New Kitten Checklist: The Things You’ll Need
For cat lovers, few days are as joyful as the day a new kitten enters your home. A brand-new kitten brings new energy into any home and marks the start of a lasting relationship as this pet becomes a member of your family.
If you're planning on bringing a kitten home soon, you should plan ahead by outlining the things you need for a kitten. From food to toys to litter boxes and more, your new cat checklist could help as you hustle to get your home ready for your kitty's arrival.
Here's a brief guide to putting together that checklist and welcoming a kitten into your household.
Putting Together Your New Kitten Checklist
As you make plans for your new kitten's arrival, you should first consider the circumstances of your current living situation, and how those might affect the necessary supplies for your cat. Ask yourself the following questions:
- Is this your first cat? If so, you'll need to stock up on a bunch of new supplies. If you already have cats, some of your supplies can be reused.
- Do you plan on your cat living exclusively indoors, or going outdoors as well? Additional supplies and services, such as microchipping, may be even more urgent if you plan on letting your cat out the door.
- Does your kitten have any health concerns that need accounting for? If so, make sure you have the right medications and supplies to care for their health needs.
As soon as you know you're bringing home a kitten, you should also schedule a wellness visit with a local veterinarian. This will ensure your kitten is updated on vaccines and is thoroughly evaluated for any health concerns to keep an eye on. A vet may also be able to recommend certain useful items that may not make it onto your initial kitten supply list.
What Do You Need for a Kitten?
It's time to start putting together your kitten supplies checklist. If you're asking yourself "What do kittens need?" and drawing a blank, make sure you've at least got these basic items covered:
- Cat food: While it's best to start with the food your cat is already accustomed to from the breeder or shelter, you may prefer to transition them to a different brand of cat food. Make sure the food is developed with kitten nutritional needs in mind. Your vet may also have recommendations for a preferred cat food.
- Litter box and litter: The litter box is essential to give your kitten a place to do their business. Keep in mind that all cats need their own litter box, so whenever you're bringing a new kitten into the home, you should add another box.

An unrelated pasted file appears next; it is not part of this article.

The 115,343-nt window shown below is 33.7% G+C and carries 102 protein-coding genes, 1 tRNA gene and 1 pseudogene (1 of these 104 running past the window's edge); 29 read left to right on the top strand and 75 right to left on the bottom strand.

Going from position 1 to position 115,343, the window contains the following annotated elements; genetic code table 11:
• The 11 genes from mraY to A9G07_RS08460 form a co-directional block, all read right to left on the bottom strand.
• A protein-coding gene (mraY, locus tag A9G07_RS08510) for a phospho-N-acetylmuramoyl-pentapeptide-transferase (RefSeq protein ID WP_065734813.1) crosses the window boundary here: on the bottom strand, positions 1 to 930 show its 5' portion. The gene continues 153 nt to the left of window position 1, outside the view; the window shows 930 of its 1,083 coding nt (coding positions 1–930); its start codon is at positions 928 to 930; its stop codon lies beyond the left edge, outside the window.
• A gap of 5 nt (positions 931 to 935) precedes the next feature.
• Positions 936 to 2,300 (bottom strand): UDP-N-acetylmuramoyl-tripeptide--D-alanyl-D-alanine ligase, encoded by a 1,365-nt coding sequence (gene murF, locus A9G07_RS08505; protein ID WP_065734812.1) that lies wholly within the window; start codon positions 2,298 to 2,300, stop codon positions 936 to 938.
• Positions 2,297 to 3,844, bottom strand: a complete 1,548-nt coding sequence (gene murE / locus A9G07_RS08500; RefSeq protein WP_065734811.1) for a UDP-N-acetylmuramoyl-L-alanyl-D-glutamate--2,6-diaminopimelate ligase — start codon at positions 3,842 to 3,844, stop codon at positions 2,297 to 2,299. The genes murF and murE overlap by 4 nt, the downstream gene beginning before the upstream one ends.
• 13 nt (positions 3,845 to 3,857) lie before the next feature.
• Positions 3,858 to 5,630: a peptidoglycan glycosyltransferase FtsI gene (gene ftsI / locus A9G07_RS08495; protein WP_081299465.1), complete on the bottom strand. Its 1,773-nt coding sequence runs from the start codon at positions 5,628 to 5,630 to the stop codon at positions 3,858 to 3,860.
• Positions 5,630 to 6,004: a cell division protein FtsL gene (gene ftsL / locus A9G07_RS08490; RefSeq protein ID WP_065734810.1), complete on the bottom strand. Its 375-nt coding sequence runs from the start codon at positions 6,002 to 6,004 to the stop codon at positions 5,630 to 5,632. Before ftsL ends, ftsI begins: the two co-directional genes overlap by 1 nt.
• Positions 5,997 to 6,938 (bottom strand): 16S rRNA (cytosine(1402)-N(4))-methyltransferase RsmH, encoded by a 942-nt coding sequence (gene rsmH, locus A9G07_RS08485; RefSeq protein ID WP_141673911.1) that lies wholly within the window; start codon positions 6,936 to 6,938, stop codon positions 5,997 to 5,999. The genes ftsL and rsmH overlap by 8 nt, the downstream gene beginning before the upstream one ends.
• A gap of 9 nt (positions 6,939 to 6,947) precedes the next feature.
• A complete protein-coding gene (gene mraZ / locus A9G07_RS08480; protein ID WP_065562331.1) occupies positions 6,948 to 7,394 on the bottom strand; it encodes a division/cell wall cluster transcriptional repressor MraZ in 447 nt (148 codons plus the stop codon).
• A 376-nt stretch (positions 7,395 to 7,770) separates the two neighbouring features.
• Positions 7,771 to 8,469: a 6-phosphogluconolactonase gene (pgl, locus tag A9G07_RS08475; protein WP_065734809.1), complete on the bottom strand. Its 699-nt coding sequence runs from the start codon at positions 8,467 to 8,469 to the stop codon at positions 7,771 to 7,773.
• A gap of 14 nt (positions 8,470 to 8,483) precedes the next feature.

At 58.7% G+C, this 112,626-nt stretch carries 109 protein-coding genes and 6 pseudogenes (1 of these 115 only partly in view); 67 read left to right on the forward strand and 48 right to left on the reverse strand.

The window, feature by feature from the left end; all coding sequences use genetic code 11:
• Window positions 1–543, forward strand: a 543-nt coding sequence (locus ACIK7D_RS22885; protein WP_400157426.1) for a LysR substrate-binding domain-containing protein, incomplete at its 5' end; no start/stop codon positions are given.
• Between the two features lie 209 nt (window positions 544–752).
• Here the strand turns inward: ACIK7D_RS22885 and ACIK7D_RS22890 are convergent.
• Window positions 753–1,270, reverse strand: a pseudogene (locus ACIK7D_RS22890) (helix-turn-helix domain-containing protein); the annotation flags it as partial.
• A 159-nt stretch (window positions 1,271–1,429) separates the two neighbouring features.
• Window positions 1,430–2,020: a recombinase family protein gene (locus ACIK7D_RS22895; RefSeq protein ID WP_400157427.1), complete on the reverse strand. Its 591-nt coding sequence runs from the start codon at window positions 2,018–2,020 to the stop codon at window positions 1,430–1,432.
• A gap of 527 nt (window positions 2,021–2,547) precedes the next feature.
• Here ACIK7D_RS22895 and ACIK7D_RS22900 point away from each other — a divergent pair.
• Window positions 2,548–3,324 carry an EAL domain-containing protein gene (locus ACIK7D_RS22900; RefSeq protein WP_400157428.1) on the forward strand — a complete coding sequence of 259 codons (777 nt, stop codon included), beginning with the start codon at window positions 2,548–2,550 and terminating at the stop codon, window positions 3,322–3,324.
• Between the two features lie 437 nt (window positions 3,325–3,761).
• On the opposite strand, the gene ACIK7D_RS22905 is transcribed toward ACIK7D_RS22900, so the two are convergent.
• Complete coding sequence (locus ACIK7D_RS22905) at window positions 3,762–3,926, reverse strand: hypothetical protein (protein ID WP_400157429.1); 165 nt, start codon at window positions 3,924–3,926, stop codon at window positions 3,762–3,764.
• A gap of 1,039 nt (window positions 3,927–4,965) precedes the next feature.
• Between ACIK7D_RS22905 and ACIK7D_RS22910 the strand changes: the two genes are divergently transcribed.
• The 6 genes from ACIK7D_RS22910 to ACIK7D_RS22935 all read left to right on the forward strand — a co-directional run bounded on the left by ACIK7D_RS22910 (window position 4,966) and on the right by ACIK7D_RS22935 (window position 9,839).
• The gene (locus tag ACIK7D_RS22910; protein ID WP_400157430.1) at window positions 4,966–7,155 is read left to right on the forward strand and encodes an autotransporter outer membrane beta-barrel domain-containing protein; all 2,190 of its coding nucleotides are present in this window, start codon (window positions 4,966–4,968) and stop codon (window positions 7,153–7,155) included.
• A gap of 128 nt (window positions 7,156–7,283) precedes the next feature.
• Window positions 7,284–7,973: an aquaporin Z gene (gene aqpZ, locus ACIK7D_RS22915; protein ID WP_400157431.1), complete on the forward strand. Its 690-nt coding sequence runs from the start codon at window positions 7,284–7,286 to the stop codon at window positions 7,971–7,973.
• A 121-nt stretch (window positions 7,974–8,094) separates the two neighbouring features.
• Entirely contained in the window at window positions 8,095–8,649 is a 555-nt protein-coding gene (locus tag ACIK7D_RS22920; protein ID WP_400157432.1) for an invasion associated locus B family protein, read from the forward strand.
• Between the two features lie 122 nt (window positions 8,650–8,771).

- Food and water bowls: While you might be able to get away with bowl sharing among multiple cats, it might be easier—at least early on—to give your kitten their own dedicated food and water bowls.
- Cat bed: A cat bed is a great way to help your kitten acclimate to your home and establish a safe space that offers comfort. You can place this cat bed in their preferred room, or in the room you're using to transition them into your home.
- Cat scratching post: Kittens are busy, ornery creatures, and they love to scratch. A scratching post will give them a safe, healthy outlet for their scratching desires, saving your furniture and other surfaces.
- Toys and treats: Give your cat access to stimulating entertainment and tasty rewards. Treats are especially important as you train your cat on the rules of living in your home.
- Collar and ID tags: Even if you plan on keeping your cat exclusively indoors, a collar and ID tag is still important in case they escape. Include your contact info, the name of your cat and the cat's veterinary contact info to help a stranger find medical care for your kitten.
Kitten Care Guide: Tips for a Smooth Transition
Stocking up on supplies is an important step in preparing your home to welcome a new kitten. But as adoption day approaches, you can support your kitten's adjustment to a new home by taking certain steps to increase their comfort. Consider the following tips:
- Start your kitten out in a safe, enclosed room. By placing your kitten in a room or secured area away from other people and pets, you can provide a gradual transition as they adjust to the sounds and smells of your home.
- Kitten-proof your home. Charging cords, window blind cords, open food containers, delicate upholstery, curtains and even clothes can all spark your kitten's curiosity. Keep these items out of reach of your cat to avoid typical kitten mischief that can lead to damaged items and injured pets. Remember: kittens can climb onto counters and other high spaces.
- Give your kitten spaces to hide from pets and family members when they get scared. A cat house, kennel or makeshift box can offer the security and comfort your kitten seeks as they acclimate to your home.
- Introduce kittens to other cats gradually. Introducing cats right away can lead to fights and damaged relationships. Instead, keep your kitten separate from other household cats for a couple days, until your kitten becomes acclimated to your home and doesn't appear skittish. In some cases, this process could take a couple weeks for your cat to acclimate and show signs of being ready to meet other pets.
The arrival of a new kitten can be an exciting time for your entire household. Make sure you prep your home ahead of time, stock up on necessary supplies and remind your household of the importance of giving your kitten time to adjust on its own.